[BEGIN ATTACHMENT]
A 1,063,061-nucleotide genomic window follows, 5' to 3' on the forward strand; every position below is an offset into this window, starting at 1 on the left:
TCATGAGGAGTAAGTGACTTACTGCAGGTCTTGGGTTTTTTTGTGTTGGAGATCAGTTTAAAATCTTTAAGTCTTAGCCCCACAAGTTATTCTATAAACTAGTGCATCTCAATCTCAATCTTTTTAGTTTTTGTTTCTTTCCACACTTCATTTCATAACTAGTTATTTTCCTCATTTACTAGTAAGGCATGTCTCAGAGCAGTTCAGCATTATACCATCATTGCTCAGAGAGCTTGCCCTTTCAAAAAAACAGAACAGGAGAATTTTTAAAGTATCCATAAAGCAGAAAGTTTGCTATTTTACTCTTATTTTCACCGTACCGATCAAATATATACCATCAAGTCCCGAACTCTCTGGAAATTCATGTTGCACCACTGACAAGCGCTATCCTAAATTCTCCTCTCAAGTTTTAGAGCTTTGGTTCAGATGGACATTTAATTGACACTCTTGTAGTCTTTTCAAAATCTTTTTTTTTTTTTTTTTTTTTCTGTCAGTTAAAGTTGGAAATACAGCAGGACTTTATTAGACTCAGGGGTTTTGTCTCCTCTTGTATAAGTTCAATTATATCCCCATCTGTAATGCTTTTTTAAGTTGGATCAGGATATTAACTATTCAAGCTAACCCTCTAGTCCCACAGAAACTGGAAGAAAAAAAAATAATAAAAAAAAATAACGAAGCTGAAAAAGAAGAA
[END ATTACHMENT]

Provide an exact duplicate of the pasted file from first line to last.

A 1,063,061-nucleotide genomic window follows, 5' to 3' on the forward strand; every position below is an offset into this window, starting at 1 on the left:
TCATGAGGAGTAAGTGACTTACTGCAGGTCTTGGGTTTTTTTGTGTTGGAGATCAGTTTAAAATCTTTAAGTCTTAGCCCCACAAGTTATTCTATAAACTAGTGCATCTCAATCTCAATCTTTTTAGTTTTTGTTTCTTTCCACACTTCATTTCATAACTAGTTATTTTCCTCATTTACTAGTAAGGCATGTCTCAGAGCAGTTCAGCATTATACCATCATTGCTCAGAGAGCTTGCCCTTTCAAAAAAACAGAACAGGAGAATTTTTAAAGTATCCATAAAGCAGAAAGTTTGCTATTTTACTCTTATTTTCACCGTACCGATCAAATATATACCATCAAGTCCCGAACTCTCTGGAAATTCATGTTGCACCACTGACAAGCGCTATCCTAAATTCTCCTCTCAAGTTTTAGAGCTTTGGTTCAGATGGACATTTAATTGACACTCTTGTAGTCTTTTCAAAATCTTTTTTTTTTTTTTTTTTTTTCTGTCAGTTAAAGTTGGAAATACAGCAGGACTTTATTAGACTCAGGGGTTTTGTCTCCTCTTGTATAAGTTCAATTATATCCCCATCTGTAATGCTTTTTTAAGTTGGATCAGGATATTAACTATTCAAGCTAACCCTCTAGTCCCACAGAAACTGGAAGAAAAAAAAATAATAAAAAAAAATAACGAAGCTGAAAAAGAAGAA